Mattheij had noticed that bulk, unsorted bricks sell for something like €10/kilogram, whereas sets are roughly €40/kg and rare parts go for up to €100/kg. Much of the value of the bricks is in their sorting. If he could reduce the entropy of these bins of unsorted bricks, he could make a tidy profit. While many people do this work by hand, the problem is enormous—just the kind of challenge for a computer. Mattheij writes:

There are 38000+ shapes and there are 100+ possible shades of color (you can roughly tell how old someone is by asking them what lego colors they remember from their youth).

In the following months, Mattheij built a proof-of-concept sorting system using, of course, LEGO. He broke the problem down into a series of sub-problems (including "feeding LEGO reliably from a hopper is surprisingly hard," one of those facts of nature that will stymie even the best system design). After tinkering with the prototype at length, he expanded the system to a surprisingly complex system of conveyer belts (powered by a home treadmill), various pieces of cabinetry, and "copious quantities of crazy glue."

Here's a video showing the current system running at low speed:

The key part of the system was running the bricks past a camera paired with a computer running a neural net-based image classifier. That allows the computer (when sufficiently trained on brick images) to recognize bricks and thus categorize them by color, shape, or other parameters. Remember that as bricks pass by, they can be in any orientation, can be dirty, can even be stuck to other pieces. So having a flexible software system is key to recognizing—in a fraction of a second—what a given brick is, in order to sort it out. When a match is found, a jet of compressed air pops the piece off the conveyer belt and into a waiting bin.

After much experimentation, Mattheij rewrote the software (several times in fact) to accomplish a variety of basic tasks. At its core, the system takes images from a webcam and feeds them to a neural network to do the classification. Of course, the neural net needs to be "trained" by showing it lots of images, and telling it what those images represent. Mattheij's breakthrough was allowing the machine to effectively train itself, with guidance: Running pieces through allows the system to take its own photos, make a guess, and build on that guess. As long as Mattheij corrects the incorrect guesses, he ends up with a decent (and self-reinforcing) corpus of training data. As the machine continues running, it can rack up more training, allowing it to recognize a broad variety of pieces on the fly.

Here's another video, focusing on how the pieces move on conveyer belts (running at slow speed so puny humans can follow). You can also see the air jets in action:

In an email interview, Mattheij told Mental Floss that the system currently sorts LEGO bricks into more than 50 categories. It can also be run in a color-sorting mode to bin the parts across 12 color groups. (Thus at present you'd likely do a two-pass sort on the bricks: once for shape, then a separate pass for color.) He continues to refine the system, with a focus on making its recognition abilities faster. At some point down the line, he plans to make the software portion open source. You're on your own as far as building conveyer belts, bins, and so forth.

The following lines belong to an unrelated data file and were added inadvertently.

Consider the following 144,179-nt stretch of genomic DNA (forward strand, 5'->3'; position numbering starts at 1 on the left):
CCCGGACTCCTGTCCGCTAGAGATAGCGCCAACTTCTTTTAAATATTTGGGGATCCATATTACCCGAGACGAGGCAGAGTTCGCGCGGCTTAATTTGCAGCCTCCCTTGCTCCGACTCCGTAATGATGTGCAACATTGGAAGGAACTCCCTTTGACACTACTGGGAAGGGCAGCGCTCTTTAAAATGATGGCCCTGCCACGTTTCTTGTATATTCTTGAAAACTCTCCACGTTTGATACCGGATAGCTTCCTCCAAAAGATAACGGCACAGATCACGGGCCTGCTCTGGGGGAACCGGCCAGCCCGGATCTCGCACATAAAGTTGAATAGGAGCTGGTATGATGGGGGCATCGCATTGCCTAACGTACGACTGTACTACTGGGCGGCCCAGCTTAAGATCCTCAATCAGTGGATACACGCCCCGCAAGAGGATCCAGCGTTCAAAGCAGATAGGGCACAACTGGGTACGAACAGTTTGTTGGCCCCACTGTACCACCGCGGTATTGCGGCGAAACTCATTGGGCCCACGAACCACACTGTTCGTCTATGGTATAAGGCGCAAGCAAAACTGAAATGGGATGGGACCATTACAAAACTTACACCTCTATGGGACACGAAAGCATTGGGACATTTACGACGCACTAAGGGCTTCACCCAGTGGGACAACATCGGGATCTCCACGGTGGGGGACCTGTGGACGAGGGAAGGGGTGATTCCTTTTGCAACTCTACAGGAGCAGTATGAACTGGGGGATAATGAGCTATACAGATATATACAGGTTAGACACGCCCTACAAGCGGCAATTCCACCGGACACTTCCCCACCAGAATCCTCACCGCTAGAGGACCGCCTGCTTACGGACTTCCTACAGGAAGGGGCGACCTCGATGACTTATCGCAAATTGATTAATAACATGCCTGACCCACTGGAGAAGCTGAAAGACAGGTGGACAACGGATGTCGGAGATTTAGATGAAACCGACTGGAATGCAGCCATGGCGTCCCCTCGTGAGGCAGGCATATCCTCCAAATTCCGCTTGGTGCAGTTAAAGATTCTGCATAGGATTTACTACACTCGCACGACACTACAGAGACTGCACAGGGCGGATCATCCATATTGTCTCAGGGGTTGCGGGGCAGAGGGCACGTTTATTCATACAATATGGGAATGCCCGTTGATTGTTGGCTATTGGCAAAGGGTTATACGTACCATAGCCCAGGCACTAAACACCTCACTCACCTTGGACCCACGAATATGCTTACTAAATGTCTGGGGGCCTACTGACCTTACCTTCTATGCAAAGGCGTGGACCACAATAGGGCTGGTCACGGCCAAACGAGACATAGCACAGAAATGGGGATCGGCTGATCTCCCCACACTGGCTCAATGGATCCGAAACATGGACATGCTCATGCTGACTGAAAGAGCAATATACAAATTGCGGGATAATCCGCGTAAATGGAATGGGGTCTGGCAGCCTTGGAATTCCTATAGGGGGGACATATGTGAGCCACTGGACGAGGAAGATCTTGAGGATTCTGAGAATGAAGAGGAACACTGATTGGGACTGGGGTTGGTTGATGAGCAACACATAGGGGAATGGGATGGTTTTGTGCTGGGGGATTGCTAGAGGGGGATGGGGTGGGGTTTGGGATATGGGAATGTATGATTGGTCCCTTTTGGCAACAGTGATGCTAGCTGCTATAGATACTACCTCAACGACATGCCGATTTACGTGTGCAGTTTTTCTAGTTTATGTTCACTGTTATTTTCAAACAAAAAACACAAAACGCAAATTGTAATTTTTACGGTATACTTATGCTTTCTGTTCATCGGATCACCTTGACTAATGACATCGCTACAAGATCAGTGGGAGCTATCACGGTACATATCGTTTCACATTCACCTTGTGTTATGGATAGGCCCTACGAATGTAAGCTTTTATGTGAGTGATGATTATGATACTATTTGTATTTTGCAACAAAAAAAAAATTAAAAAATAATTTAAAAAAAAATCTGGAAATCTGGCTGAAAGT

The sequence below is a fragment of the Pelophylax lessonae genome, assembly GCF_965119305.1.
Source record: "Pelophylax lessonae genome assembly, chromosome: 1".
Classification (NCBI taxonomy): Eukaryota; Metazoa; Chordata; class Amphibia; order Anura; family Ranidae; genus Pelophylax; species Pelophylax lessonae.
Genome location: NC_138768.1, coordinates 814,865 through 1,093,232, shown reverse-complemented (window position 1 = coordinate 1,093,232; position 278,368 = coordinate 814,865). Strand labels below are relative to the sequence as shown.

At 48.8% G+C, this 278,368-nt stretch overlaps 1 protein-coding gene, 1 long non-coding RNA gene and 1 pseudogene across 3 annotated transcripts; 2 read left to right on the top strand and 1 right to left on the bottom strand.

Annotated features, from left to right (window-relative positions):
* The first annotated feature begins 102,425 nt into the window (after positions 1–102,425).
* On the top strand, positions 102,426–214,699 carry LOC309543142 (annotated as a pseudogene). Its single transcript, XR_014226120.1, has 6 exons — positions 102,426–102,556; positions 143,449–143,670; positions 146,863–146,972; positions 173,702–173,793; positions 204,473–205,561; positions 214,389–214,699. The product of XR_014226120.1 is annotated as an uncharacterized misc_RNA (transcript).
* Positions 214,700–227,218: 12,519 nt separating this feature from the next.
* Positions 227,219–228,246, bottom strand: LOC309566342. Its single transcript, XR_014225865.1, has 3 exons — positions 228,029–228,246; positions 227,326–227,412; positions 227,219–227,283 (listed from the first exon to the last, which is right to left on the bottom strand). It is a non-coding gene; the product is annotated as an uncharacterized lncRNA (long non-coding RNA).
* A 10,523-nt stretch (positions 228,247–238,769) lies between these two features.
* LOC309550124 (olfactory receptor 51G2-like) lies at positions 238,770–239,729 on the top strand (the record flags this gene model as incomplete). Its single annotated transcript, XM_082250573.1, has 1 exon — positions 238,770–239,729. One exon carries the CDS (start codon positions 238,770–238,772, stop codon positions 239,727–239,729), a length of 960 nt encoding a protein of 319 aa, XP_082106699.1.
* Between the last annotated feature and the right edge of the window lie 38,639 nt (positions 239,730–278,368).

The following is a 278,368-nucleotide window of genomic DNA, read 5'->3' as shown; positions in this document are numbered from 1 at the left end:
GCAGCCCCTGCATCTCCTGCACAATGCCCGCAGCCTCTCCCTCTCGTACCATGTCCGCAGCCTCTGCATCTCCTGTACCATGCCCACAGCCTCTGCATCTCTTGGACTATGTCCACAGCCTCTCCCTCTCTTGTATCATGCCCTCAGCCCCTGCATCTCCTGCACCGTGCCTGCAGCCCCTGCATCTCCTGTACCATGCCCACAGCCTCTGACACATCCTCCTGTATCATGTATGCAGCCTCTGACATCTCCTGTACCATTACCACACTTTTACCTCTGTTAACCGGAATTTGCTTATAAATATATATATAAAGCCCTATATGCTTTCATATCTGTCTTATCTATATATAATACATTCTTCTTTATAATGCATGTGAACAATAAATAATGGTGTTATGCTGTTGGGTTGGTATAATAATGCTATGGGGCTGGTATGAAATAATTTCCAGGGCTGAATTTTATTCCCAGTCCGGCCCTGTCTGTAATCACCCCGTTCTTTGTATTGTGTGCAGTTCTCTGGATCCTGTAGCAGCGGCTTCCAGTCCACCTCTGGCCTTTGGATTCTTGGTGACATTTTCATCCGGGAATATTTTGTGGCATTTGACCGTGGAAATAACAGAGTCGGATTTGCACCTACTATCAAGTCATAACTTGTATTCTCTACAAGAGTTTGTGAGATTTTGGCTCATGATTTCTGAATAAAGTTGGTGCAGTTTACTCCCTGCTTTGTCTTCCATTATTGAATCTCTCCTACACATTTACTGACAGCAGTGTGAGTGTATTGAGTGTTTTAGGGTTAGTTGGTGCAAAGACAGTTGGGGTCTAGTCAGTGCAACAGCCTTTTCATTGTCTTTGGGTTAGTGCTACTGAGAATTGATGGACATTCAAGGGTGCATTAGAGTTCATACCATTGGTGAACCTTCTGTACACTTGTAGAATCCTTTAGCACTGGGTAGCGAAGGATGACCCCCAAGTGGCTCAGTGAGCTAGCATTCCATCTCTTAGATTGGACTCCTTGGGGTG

Check out Mattheij's writeup in two parts for more information. It starts with an overview of the story, followed up with a deep dive on the software. He's also tweeting about the project (among other things). And if you look around a bit, you'll find bulk LEGO brick auctions online—it's definitely a thing!

Original image
Cs California, Wikimedia Commons // CC BY-SA 3.0
arrow
science
How Experts Say We Should Stop a 'Zombie' Infection: Kill It With Fire
Original image
Cs California, Wikimedia Commons // CC BY-SA 3.0

Scientists are known for being pretty cautious people. But sometimes, even the most careful of us need to burn some things to the ground. Immunologists have proposed a plan to burn large swaths of parkland in an attempt to wipe out disease, as The New York Times reports. They described the problem in the journal Microbiology and Molecular Biology Reviews.

Chronic wasting disease (CWD) is a gruesome infection that’s been destroying deer and elk herds across North America. Like bovine spongiform encephalopathy (BSE, better known as mad cow disease) and Creutzfeldt-Jakob disease, CWD is caused by damaged, contagious little proteins called prions. Although it's been half a century since CWD was first discovered, scientists are still scratching their heads about how it works, how it spreads, and if, like BSE, it could someday infect humans.

Paper co-author Mark Zabel, of the Prion Research Center at Colorado State University, says animals with CWD fade away slowly at first, losing weight and starting to act kind of spacey. But "they’re not hard to pick out at the end stage," he told The New York Times. "They have a vacant stare, they have a stumbling gait, their heads are drooping, their ears are down, you can see thick saliva dripping from their mouths. It’s like a true zombie disease."

CWD has already been spotted in 24 U.S. states. Some herds are already 50 percent infected, and that number is only growing.

Prion illnesses often travel from one infected individual to another, but CWD’s expansion was so rapid that scientists began to suspect it had more than one way of finding new animals to attack.

Sure enough, it did. As it turns out, the CWD prion doesn’t go down with its host-animal ship. Infected animals shed the prion in their urine, feces, and drool. Long after the sick deer has died, others can still contract CWD from the leaves they eat and the grass in which they stand.

As if that’s not bad enough, CWD has another trick up its sleeve: spontaneous generation. That is, it doesn’t take much damage to twist a healthy prion into a zombifying pathogen. The illness just pops up.

There are some treatments, including immersing infected tissue in an ozone bath. But that won't help when the problem is literally smeared across the landscape. "You cannot treat half of the continental United States with ozone," Zabel said.

And so, to combat this many-pronged assault on our wildlife, Zabel and his colleagues are getting aggressive. They recommend a controlled burn of infected areas of national parks in Colorado and Arkansas—a pilot study to determine if fire will be enough.

"If you eliminate the plants that have prions on the surface, that would be a huge step forward," he said. "I really don’t think it’s that crazy."

[h/t The New York Times]

SECTIONS
BIG QUESTIONS
arrow
BIG QUESTIONS
SECTIONS
WEATHER WATCH
BE THE CHANGE
JOB SECRETS
QUIZZES
WORLD WAR 1
SMART SHOPPING
STONES, BONES, & WRECKS
#TBT
THE PRESIDENTS
WORDS
RETROBITUARIES